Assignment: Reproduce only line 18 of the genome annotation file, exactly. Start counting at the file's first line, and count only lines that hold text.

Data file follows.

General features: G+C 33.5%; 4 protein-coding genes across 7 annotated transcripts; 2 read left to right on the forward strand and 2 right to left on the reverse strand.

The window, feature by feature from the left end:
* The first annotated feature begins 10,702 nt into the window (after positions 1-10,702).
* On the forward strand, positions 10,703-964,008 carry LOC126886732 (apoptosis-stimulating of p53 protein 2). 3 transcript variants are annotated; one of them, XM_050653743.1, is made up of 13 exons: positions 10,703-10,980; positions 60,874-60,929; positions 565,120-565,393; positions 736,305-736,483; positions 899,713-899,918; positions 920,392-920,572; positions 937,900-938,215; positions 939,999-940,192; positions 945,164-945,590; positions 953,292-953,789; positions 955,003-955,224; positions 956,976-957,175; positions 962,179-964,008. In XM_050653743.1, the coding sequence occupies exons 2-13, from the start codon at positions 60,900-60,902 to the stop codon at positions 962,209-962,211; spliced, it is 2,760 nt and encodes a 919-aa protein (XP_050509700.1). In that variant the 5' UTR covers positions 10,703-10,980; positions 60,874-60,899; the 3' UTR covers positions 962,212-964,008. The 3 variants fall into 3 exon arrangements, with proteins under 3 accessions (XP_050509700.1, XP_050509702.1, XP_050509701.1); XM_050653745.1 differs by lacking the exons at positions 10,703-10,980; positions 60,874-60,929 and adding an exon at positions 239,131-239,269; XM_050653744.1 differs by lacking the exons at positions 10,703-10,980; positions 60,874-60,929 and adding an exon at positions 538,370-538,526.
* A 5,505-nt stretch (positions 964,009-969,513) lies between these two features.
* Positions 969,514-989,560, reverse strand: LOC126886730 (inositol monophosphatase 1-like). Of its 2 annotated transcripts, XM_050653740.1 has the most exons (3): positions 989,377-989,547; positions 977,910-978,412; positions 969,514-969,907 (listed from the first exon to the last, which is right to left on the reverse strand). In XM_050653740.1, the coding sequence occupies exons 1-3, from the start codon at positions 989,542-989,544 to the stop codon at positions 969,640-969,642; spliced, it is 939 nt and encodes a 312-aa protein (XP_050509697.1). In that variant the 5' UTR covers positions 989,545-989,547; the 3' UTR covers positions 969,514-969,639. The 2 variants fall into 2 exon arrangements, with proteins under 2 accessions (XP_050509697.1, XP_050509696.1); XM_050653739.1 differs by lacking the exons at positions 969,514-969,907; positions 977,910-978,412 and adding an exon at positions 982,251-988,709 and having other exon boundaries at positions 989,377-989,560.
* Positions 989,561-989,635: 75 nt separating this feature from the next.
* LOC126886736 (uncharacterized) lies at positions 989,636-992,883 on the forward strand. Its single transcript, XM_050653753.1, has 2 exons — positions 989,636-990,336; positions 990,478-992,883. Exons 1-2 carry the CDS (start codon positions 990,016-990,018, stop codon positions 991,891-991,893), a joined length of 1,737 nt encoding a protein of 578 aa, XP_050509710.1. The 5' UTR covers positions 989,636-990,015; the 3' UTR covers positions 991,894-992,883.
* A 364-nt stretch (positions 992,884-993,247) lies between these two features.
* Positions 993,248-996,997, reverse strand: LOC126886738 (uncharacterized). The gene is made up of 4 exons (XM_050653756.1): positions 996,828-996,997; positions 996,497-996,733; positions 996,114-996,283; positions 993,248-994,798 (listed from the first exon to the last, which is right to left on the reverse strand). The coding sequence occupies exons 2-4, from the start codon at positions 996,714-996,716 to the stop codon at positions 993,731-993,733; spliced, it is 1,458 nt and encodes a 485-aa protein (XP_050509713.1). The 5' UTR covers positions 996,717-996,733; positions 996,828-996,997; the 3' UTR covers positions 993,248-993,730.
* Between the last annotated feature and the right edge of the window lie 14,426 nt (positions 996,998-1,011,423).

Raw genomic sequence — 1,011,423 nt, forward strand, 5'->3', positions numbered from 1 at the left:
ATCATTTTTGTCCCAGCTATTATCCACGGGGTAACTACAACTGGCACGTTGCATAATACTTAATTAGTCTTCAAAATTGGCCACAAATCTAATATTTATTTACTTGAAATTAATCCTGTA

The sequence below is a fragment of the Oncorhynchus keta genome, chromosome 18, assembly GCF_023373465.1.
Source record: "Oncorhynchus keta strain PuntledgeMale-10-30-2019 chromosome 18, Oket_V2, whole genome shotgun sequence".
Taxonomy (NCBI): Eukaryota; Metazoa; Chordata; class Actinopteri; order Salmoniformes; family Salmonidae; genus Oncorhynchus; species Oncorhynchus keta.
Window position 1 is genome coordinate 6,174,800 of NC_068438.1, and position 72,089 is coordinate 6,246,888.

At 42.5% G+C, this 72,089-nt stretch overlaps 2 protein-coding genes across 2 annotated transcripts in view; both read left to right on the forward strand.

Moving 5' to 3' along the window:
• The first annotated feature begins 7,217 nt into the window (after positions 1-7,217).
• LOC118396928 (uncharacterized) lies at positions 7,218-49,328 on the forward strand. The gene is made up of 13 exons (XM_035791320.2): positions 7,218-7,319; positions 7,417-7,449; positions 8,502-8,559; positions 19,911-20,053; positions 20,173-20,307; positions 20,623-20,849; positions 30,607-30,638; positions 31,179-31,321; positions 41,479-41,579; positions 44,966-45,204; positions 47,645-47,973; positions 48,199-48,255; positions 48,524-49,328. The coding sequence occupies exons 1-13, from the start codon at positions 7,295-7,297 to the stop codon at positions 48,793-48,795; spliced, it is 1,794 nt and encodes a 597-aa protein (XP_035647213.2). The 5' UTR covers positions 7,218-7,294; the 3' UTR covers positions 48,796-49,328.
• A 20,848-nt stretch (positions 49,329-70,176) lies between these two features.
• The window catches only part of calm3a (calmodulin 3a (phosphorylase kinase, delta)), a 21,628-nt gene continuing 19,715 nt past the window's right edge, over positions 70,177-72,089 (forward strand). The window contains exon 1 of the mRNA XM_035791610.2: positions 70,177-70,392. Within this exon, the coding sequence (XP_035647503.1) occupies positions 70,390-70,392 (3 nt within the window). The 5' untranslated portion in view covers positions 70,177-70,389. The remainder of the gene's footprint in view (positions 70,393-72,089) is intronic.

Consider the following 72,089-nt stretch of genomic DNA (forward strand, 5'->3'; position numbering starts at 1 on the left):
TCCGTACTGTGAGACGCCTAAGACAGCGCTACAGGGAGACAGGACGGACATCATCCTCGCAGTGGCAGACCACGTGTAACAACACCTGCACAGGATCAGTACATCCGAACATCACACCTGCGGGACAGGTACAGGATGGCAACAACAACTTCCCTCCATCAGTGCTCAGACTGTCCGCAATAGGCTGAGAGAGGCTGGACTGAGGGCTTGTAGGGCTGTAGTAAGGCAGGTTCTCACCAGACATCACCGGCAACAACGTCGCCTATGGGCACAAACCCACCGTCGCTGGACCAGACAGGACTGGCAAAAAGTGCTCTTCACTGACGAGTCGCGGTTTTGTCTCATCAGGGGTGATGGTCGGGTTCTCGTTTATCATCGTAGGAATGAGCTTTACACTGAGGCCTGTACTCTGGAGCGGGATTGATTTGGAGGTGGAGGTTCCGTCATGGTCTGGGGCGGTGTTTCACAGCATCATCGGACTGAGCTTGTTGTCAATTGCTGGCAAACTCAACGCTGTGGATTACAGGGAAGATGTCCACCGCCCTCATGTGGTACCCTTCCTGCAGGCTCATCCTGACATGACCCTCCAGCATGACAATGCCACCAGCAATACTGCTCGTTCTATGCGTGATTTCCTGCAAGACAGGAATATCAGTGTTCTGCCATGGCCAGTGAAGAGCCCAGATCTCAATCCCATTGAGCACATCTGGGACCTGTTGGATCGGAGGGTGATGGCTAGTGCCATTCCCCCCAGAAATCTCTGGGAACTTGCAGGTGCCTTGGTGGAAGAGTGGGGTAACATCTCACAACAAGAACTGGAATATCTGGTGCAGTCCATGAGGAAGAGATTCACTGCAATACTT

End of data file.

At 42.5% G+C, this 72,089-nt stretch overlaps 2 protein-coding genes across 2 annotated transcripts in view; both read left to right on the forward strand.